Investors, and others who try to predict the future, are often fond of thinking in terms of megatrends. Changes in demographics, climate, technology and culture are often discussed. One that I believe to be the most significant of all is rarely mentioned, and I have never seen the implications discussed. It is also hard to accept, because it appears to be disproved by experience.
The pace of innovation is slowing (hard though it may be to believe). I have looked at this from a social and political point of view already. I now want to look at the implications a bit more, and also why it seems unbelievable at first. The reality is that we are living on past innovation, and it looks as though we are losing the key driver of economic growth and potential solutions to our most pressing problems.
The idea that the innovation is slowing is hard to accept because it contradicts both the received wisdom of an ever accelerating pace of change, and the experience we have of lives transformed by technology. However if we look at this more carefully, the explanation becomes apparent.
First, to sum up my previous argument: there have been very few big new inventions in the last forty years. The previous forty years saw radar, electronic computers, transistors, lasers, nuclear reactors and many more huge breakthroughs, the peak of a rate of innovation that had been increasing since the start of the industrial revolution. That is probably an understatement as the pace of progress (with some setbacks when civilisations fell) has tended to increase throughout human history, and the the upward trend was continuous in Western Europe (where modern technology as born) since the fall of the Western Roman Empire (and, from what I understand of history, even that setback is now regarded as popularly overstated).
What I did not discuss properly before, was why we perceive the pace of change to be accelerating. If asked for examples of new technologies have had a significant impact in the last forty years, most people will suggest computers, the internet and mobile phones. All these were invented more than forty years ago (even computers with mice and graphical user interfaces). What has happened in the last forty years is that we have made them smaller and cheaper. However this rests on improvements (not breakthroughs) in a very narrow area.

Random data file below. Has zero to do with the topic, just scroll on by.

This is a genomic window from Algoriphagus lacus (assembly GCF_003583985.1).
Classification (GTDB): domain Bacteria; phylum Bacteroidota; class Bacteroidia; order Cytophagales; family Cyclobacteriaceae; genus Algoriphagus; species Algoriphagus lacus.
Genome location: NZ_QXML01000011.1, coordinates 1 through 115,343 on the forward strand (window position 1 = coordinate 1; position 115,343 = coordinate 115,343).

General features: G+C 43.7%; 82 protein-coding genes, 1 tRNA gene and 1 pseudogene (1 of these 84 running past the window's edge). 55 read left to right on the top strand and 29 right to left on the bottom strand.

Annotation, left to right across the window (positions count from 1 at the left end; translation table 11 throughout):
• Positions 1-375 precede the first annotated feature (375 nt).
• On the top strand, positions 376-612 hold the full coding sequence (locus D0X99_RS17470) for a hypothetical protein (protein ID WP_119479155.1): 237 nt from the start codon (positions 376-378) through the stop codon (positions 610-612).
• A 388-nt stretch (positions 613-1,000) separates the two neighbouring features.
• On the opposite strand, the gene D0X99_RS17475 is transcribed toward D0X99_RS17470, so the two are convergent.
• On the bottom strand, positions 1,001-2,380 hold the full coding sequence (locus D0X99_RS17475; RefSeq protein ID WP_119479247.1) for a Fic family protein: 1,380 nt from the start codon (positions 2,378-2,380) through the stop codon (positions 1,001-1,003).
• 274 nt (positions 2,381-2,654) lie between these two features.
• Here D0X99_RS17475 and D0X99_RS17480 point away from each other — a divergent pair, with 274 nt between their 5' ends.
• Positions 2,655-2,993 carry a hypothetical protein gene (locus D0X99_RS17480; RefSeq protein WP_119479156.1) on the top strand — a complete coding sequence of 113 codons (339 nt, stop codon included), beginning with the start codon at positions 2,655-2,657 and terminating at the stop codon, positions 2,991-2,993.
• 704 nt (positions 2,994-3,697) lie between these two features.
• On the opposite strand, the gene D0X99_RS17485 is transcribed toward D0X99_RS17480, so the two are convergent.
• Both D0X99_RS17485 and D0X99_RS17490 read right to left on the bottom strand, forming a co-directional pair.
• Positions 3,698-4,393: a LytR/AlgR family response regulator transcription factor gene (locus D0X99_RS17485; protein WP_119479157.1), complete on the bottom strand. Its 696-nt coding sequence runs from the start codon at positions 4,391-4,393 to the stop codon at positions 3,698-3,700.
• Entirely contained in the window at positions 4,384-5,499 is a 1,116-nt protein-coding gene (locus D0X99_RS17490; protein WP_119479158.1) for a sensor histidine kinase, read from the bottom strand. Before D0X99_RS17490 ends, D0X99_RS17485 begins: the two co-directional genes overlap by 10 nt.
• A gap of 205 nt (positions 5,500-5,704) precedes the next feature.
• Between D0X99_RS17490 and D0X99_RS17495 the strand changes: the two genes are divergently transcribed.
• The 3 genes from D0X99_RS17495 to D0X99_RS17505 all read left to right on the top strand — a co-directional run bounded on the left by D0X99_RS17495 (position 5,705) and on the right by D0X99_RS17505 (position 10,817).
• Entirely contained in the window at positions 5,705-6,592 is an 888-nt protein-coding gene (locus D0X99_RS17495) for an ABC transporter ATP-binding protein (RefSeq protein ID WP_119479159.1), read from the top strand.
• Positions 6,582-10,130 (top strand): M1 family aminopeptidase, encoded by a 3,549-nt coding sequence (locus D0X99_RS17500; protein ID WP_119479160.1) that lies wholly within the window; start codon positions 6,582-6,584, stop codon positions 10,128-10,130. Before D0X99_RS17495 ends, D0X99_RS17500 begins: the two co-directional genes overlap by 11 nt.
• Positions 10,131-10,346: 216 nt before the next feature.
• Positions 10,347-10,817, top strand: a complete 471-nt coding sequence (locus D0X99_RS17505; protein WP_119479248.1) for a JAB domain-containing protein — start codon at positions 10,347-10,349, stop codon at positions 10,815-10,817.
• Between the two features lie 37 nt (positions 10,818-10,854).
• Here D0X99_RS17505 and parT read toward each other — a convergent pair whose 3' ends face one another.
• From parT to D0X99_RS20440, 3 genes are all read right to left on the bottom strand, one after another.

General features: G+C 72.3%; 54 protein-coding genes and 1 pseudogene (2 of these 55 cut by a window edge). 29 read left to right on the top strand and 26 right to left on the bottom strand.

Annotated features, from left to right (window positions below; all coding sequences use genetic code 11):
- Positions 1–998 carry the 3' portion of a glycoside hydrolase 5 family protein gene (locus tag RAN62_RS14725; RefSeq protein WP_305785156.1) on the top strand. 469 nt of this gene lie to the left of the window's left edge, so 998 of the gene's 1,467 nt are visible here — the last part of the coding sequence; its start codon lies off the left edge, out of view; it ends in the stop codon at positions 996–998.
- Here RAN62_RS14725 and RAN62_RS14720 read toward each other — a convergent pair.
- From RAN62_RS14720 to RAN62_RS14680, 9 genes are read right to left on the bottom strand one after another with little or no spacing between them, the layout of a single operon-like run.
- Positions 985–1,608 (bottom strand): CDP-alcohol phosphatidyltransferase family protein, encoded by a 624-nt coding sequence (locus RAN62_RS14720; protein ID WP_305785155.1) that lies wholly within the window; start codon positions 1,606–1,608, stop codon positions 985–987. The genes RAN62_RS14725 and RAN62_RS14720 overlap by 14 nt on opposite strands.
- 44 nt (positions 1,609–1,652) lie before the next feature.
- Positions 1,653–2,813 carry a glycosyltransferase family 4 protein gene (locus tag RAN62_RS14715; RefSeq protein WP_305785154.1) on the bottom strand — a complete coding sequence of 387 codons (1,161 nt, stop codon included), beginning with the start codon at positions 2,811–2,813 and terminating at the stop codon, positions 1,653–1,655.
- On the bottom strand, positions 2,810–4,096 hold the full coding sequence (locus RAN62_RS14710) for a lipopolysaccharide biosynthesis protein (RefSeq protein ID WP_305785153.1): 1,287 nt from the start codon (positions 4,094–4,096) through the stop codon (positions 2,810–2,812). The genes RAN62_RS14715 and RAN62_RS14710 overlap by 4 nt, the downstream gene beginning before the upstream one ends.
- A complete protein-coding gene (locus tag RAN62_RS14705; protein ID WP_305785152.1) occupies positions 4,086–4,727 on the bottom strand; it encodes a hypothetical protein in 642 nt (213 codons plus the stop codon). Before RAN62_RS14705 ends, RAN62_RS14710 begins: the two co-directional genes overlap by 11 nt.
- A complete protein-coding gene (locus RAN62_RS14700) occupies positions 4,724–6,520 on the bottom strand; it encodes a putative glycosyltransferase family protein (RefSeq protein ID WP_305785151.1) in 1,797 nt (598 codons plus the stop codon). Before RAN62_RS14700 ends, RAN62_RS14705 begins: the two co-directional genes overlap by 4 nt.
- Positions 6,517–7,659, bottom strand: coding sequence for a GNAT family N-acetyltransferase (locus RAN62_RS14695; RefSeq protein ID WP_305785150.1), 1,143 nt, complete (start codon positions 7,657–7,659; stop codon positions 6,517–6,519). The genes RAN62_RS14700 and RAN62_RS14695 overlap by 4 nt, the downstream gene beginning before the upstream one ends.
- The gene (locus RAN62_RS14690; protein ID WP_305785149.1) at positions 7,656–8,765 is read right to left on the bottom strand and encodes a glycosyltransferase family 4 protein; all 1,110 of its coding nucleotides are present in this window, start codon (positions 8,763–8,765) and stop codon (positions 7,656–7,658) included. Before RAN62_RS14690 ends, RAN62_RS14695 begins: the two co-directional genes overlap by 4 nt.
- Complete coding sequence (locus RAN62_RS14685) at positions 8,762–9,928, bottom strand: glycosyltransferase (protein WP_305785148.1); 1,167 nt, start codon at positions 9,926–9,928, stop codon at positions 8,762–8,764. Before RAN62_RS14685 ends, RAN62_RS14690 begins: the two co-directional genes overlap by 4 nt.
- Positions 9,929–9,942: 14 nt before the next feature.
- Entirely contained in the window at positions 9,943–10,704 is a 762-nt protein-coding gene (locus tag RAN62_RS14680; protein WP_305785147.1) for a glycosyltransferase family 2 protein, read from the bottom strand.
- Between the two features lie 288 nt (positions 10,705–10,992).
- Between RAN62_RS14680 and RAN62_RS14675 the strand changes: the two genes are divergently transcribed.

We may now be able too combine a computer and a mobile phone into a pocket sized unit and sell it at a price that makes it affordable to consumers. However this, and most of the other advances of the last forty years are the result not just of progress in a single industry, but are the result of improvements to a single manufacturing process.
The rapid progress has been made in the manufacture of semiconductors, which has continued to follow Moore’s Law. Most of what has been changed is simply the result of being able to fit 30 times as many transistors on a silicon chip at the end of each decade as we could at the beginning. As smaller transistors are faster this meant a thousand fold increase in performance every twenty years, and a million fold increase in the last thirty years.
There are three aspects to the limits of this:
- The physical limits of what a computer can do,
- the limits of the underlying technology, including problems lithography and heat dissipation problems,
- diminishing economic returns from further improvements.
The first is not much of a problem. We are centuries from hitting the ultimate physical limits. To get there we need the invention of whole new technologies — which is exactly what has has not happened.
The limits of further improvements to the processes we have been polishing for the last forty years are likely to be much more immediate. We could see a significant slow down this decade. We are already seeing some changes even in consumer devices that reflect these limits: multi-core processors have become standard (all new computers, and even high end phones) because of the amount of heat produced by ever faster single core processors. We are very close to hitting this.